A collection of stories and 100 sweet and savory French-inspired recipes from popular food blogger David Lebovitz, reflecting the way Parisians eat today and featuring lush photography taken around Paris and in David''s Parisian kitchen.
In 2004, David Lebovitz packed up his most treasured cookbooks, a well-worn cast-iron skillet, and his laptop and moved to Paris. In that time, the culinary culture of France has shifted as a new generation of chefs and home cooks—most notably in Paris—incorporates ingredients and techniques from around the world into traditional French dishes.
My Paris Kitchen, David remasters the classics, introduces lesser-known fare, and presents 100 sweet and savory recipes that reflect the way modern Parisians eat today. You’ll find Soupe à l’oignon, Cassoulet, Coq au vin, and Croque-monsieur, as well as Smoky barbecue-style pork, Lamb shank tagine, Dukkah-roasted cauliflower, Salt cod fritters with tartar sauce, and Wheat berry salad with radicchio, root vegetables, and pomegranate. And of course, there’s dessert: Warm chocolate cake with salted butter caramel sauce, Duck fat cookies, Bay leaf poundcake with orange glaze, French cheesecake...and the list goes on. David also shares stories told with his trademark wit and humor, and lush photography taken on location around Paris and in David’s kitchen reveals the quirks, trials, beauty, and joys of life in the culinary capital of the world.
“David Lebovitz is a rare specimen: both a terrific storyteller and a brilliant, uncompromising recipe writer. His lighthearted, almost satirical style is combined with far-reaching knowledge of food and its context. I’d follow him blindfolded on this journey to the City of Light.”
-Yotam Ottolenghi, coauthor of
“David Lebovitz is a chef who can write better than most food writers, a writer who can hold his own in any restaurant kitchen in the world, and, most of all, a guy who simply rejoices in food and cooking. This may be his most personal cookbook, describing all facets of his cooking life in Paris, with great stories, information, and recipes. I need two copies of this book: one for the kitchen and another by my reading chair.”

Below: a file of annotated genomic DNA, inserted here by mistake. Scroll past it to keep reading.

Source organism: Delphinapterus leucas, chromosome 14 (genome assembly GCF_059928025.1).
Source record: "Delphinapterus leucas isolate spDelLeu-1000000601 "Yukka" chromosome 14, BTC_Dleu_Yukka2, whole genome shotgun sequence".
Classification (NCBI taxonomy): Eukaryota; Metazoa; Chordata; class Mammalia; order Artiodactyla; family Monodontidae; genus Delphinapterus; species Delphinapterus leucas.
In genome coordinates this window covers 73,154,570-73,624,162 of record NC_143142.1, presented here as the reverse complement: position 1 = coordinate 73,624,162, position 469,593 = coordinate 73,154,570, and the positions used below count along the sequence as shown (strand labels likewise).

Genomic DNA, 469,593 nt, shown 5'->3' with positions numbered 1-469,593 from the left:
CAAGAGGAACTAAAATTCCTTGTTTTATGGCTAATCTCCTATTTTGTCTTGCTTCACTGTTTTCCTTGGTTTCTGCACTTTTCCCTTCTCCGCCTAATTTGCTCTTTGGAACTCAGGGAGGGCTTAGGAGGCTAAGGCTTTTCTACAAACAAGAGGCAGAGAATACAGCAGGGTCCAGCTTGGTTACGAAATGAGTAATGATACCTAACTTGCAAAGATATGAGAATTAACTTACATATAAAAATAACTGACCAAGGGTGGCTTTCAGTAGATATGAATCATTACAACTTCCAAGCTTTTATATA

-Michael Ruhlman, author of
“Opening this beautiful book is like opening the door to David’s Paris. Of course, you get great recipes, but you also get to wander the world’s most delicious city with a friend who knows it well and is excited to share it with you. A treat for those of us who love French home cooking, Paris, and David’s take on it all.”
-Dorie Greenspan, author of
Around My French Table
“David Lebovitz is the ultimate American in Paris and this book is the ultimate insight into his beautiful and delicious world. I am beyond jealous!”
-Suzanne Goin, author of
The A.O.C. Cookbook
My Paris Kitchen, Lebovitz weaves together inviting and insightful tales about his adopted city with a collection of smart, fun recipes. Some of these are total French classics—think oeufs mayo and green lentil salad—while others give a nod to the ethnic diversity in the city. In a nod to his pastry background, Lebovitz includes a substantial dessert section, but it''s clear from the breadth of the book that his Paris kitchen is filled with so much more than sweets. Here is a cookbook to take to a comfy chair and read cover to cover.